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The Happiness Connection  

The gift of choice

When I was young, my mom and dad were confident that if they took me, or my siblings, anywhere we would behave well. They were proud of what good kids we were.

In truth, I don’t think we were naturally angelic. We behaved well because we knew what would happen if we talked back, or openly rebelled against our parents.

I don’t think we were unusual. Many people of my age and older, were raised at a time when children were meant to be seen and not heard. We weren’t supposed to have a voice, or articulate our opinions.

Disagreeing with parental decisions, or doing something they don’t approve of is still considered to be unacceptable in the eyes of many.

How can children possibly know more than their parents do?

If you are told to hug, or kiss a relative, that’s what you do. No questions asked. It doesn’t matter if you don’t want to, or feel uncomfortable giving that peck or embrace.

This practice may seem harmless enough, but it is teaching children they don’t have a choice; that their instincts aren’t as important as doing what is expected.

The “Me Too” movement has drawn our attention to this conversation. Why have so many women been subjected to unwanted sexual advances, not been confident enough to walk away the minute they began to feel uncomfortable, and then felt the need to hide what happened?

The Girl Scouts of America must have been asking themselves the same question, because they published a blog post urging parents not to pressure their children to hug, or kiss relatives. No child, should feel they owe anyone physical contact.

Hugging another person should be a choice, not an expectation.

This guideline is important, not because your relatives may be predators, but because it tells youngsters they have the right to refuse physical contact if they want to.

Just because the person involved is a family member or friend, it doesn’t mean you have to ignore personal feelings of discomfort.

Children need to practise standing up for themselves and setting personal boundaries if they are going to feel confident doing it when they are adults. The best place to practice is at home with their family.

How do you react when your child talks back to you? Is it something you don’t tolerate? Do you punish them when they stand up for themselves by disagreeing with you?

Having taught Elementary and Middle school for many years, I was determined that my children would not be easy prey for predators. I always told them the bottom line was their own gut instinct. The could say no to anyone, including police officers, teachers, ministers, and doctors, if what they were being asked to do didn’t feel right.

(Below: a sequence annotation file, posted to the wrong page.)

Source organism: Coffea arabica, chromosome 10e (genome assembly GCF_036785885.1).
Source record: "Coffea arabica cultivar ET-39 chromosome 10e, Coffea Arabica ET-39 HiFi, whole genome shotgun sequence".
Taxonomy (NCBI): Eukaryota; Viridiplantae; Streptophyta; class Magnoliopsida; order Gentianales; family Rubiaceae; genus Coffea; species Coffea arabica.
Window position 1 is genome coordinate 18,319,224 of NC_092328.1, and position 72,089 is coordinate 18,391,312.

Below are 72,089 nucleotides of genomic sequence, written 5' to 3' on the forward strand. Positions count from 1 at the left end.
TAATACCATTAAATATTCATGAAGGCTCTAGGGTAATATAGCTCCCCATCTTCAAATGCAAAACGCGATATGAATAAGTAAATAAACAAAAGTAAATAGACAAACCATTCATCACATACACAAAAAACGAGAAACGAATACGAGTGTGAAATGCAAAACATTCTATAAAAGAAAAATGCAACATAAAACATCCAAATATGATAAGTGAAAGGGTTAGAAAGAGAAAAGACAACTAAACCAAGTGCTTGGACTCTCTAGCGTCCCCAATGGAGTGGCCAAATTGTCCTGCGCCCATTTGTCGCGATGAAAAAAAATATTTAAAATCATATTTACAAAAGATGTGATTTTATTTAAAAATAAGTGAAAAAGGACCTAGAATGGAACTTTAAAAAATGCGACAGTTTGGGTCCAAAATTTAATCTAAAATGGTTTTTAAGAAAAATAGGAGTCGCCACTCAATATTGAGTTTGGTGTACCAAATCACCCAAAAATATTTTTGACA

The good news about this situation was they took my advice to heart, and had no problem saying no or standing up for what they believed.

The bad news was their comfort voicing opinions when I asked them to do something. If they didn’t consider my requests to be fair, or reasonable, they would say so. They might disagree even if my requests were fair and reasonable.

It was a difficult time, but I recognized they were using the safety of their home to learn how to stand up for themselves.

We had more conversations about how to voice your opinions in a respectful manner, than I care to think about.

It would have been much easier to parent in a more traditional way and refuse to accept any backtalk or disagreement, but rarely is the best way the easy way. Good parenting is about helping your children prepare to be strong adults, not to simply do as they are told.

I wonder how many of the women who are now standing up and revealing the inappropriate experiences they have endured were raised not to speak up when they felt uncomfortable with a situation?

It’s a sobering thought for the Christmas season, but there is no better time to start preparing your children than now. Talk with them and let them know you expect them to be respectful to all the people who are included in their celebrations, but hugs and kisses are about choice, not expectation.



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About the Author

Reen Rose is an experienced, informative, and engaging speaker, author, and educator. She has worked for over three decades in the world of education, teaching children and adults in Canada and England.

Research shows that happy people are better leaders, more successful, and healthier than their unhappy counterparts, and yet so many people still believe that happiness is a result of their circumstances.

Happiness is a choice. Reen’s presentations and workshops are designed to help you become robustly happy. This is her term for happiness that can withstand challenge and change.

Reen blends research-based expertise, storytelling, humour, and practical strategies to both inform and inspire. She is a Myers Briggs certified practitioner, a Microsoft Office certified trainer and a qualified and experienced teacher.

Email Reen at [email protected]

Check out her websites at www.ReenRose.com, or www.ModellingHappiness.com



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The views expressed are strictly those of the author and not necessarily those of Castanet. Castanet does not warrant the contents.

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